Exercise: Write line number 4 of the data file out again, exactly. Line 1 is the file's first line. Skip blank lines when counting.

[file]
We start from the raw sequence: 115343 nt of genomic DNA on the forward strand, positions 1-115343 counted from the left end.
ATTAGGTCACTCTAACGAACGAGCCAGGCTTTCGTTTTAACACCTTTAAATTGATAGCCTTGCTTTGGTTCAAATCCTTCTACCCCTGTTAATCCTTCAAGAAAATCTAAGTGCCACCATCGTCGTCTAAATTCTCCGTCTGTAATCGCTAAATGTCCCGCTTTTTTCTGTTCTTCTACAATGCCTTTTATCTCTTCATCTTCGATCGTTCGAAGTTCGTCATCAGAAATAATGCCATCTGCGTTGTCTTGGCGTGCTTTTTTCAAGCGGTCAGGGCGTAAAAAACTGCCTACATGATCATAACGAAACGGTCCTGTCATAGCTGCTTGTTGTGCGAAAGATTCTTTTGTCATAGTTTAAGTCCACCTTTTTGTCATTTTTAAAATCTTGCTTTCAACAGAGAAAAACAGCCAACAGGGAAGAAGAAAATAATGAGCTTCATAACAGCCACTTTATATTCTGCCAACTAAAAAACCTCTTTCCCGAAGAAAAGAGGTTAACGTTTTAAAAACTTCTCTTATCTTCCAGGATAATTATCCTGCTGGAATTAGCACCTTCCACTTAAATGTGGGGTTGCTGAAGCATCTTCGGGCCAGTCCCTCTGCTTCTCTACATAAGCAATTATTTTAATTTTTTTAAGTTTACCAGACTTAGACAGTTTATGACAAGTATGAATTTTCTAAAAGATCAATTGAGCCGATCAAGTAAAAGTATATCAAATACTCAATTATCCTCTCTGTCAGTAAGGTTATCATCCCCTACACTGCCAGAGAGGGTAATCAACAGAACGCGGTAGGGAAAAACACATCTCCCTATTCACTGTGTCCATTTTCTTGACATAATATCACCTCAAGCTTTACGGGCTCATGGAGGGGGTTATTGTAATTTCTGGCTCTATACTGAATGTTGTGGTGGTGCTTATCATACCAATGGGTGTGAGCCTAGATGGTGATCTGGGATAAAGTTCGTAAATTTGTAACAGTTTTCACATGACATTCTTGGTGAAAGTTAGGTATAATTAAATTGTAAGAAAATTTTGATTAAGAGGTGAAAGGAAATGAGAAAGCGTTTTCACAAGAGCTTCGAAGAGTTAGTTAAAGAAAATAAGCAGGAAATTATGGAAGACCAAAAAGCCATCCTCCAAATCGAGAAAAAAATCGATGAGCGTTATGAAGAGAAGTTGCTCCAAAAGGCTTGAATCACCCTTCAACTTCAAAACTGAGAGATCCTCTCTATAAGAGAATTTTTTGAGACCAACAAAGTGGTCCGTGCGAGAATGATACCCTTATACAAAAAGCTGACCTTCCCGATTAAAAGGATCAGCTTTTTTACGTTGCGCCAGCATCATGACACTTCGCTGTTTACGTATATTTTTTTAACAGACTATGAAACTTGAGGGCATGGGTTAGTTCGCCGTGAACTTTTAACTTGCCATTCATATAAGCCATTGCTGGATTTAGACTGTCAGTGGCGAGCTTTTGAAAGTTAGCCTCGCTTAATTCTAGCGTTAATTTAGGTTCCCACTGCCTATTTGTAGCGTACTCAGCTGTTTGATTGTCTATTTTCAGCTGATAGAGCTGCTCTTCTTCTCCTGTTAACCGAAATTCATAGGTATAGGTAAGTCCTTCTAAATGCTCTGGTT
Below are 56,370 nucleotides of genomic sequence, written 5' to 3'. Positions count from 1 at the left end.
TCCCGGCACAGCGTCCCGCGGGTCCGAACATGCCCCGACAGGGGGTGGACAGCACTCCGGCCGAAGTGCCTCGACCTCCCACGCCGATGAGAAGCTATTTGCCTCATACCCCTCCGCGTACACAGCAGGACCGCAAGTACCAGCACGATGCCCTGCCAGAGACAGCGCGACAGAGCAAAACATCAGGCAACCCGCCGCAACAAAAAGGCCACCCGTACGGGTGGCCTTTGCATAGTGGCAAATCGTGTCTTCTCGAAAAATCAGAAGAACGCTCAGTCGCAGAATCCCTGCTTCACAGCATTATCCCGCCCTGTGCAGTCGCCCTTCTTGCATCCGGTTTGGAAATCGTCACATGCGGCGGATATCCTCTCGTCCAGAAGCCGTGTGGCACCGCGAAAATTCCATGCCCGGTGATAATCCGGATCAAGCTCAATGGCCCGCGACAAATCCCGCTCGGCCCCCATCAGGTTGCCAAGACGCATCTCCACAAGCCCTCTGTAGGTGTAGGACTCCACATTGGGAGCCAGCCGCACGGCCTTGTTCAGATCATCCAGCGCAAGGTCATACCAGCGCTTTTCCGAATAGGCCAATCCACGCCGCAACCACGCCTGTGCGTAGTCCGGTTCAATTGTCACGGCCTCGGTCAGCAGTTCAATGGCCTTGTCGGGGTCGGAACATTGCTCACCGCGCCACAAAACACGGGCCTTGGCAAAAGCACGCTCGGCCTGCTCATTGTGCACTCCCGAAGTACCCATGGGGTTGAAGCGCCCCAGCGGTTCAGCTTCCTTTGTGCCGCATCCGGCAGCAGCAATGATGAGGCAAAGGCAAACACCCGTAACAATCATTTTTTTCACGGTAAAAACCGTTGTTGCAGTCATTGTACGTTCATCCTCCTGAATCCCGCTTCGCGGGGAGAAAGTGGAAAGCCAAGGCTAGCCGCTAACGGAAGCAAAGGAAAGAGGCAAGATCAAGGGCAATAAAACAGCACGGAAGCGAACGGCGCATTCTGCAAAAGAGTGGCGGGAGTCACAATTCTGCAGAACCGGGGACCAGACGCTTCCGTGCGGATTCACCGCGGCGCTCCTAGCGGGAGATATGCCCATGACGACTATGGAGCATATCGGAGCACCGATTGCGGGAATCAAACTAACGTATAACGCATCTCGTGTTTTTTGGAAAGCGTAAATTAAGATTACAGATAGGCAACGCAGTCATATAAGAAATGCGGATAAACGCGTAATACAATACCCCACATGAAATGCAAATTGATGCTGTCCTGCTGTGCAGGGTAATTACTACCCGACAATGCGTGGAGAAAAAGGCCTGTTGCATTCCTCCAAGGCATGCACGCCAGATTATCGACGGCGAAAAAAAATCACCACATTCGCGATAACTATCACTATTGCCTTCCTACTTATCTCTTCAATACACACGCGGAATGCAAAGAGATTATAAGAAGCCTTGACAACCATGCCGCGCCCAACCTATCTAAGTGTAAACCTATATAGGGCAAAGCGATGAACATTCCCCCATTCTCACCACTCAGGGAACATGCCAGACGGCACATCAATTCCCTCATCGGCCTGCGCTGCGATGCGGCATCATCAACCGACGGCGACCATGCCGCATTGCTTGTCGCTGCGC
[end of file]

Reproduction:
TCCCGGCACAGCGTCCCGCGGGTCCGAACATGCCCCGACAGGGGGTGGACAGCACTCCGGCCGAAGTGCCTCGACCTCCCACGCCGATGAGAAGCTATTTGCCTCATACCCCTCCGCGTACACAGCAGGACCGCAAGTACCAGCACGATGCCCTGCCAGAGACAGCGCGACAGAGCAAAACATCAGGCAACCCGCCGCAACAAAAAGGCCACCCGTACGGGTGGCCTTTGCATAGTGGCAAATCGTGTCTTCTCGAAAAATCAGAAGAACGCTCAGTCGCAGAATCCCTGCTTCACAGCATTATCCCGCCCTGTGCAGTCGCCCTTCTTGCATCCGGTTTGGAAATCGTCACATGCGGCGGATATCCTCTCGTCCAGAAGCCGTGTGGCACCGCGAAAATTCCATGCCCGGTGATAATCCGGATCAAGCTCAATGGCCCGCGACAAATCCCGCTCGGCCCCCATCAGGTTGCCAAGACGCATCTCCACAAGCCCTCTGTAGGTGTAGGACTCCACATTGGGAGCCAGCCGCACGGCCTTGTTCAGATCATCCAGCGCAAGGTCATACCAGCGCTTTTCCGAATAGGCCAATCCACGCCGCAACCACGCCTGTGCGTAGTCCGGTTCAATTGTCACGGCCTCGGTCAGCAGTTCAATGGCCTTGTCGGGGTCGGAACATTGCTCACCGCGCCACAAAACACGGGCCTTGGCAAAAGCACGCTCGGCCTGCTCATTGTGCACTCCCGAAGTACCCATGGGGTTGAAGCGCCCCAGCGGTTCAGCTTCCTTTGTGCCGCATCCGGCAGCAGCAATGATGAGGCAAAGGCAAACACCCGTAACAATCATTTTTTTCACGGTAAAAACCGTTGTTGCAGTCATTGTACGTTCATCCTCCTGAATCCCGCTTCGCGGGGAGAAAGTGGAAAGCCAAGGCTAGCCGCTAACGGAAGCAAAGGAAAGAGGCAAGATCAAGGGCAATAAAACAGCACGGAAGCGAACGGCGCATTCTGCAAAAGAGTGGCGGGAGTCACAATTCTGCAGAACCGGGGACCAGACGCTTCCGTGCGGATTCACCGCGGCGCTCCTAGCGGGAGATATGCCCATGACGACTATGGAGCATATCGGAGCACCGATTGCGGGAATCAAACTAACGTATAACGCATCTCGTGTTTTTTGGAAAGCGTAAATTAAGATTACAGATAGGCAACGCAGTCATATAAGAAATGCGGATAAACGCGTAATACAATACCCCACATGAAATGCAAATTGATGCTGTCCTGCTGTGCAGGGTAATTACTACCCGACAATGCGTGGAGAAAAAGGCCTGTTGCATTCCTCCAAGGCATGCACGCCAGATTATCGACGGCGAAAAAAAATCACCACATTCGCGATAACTATCACTATTGCCTTCCTACTTATCTCTTCAATACACACGCGGAATGCAAAGAGATTATAAGAAGCCTTGACAACCATGCCGCGCCCAACCTATCTAAGTGTAAACCTATATAGGGCAAAGCGATGAACATTCCCCCATTCTCACCACTCAGGGAACATGCCAGACGGCACATCAATTCCCTCATCGGCCTGCGCTGCGATGCGGCATCATCAACCGACGGCGACCATGCCGCATTGCTTGTCGCTGCGC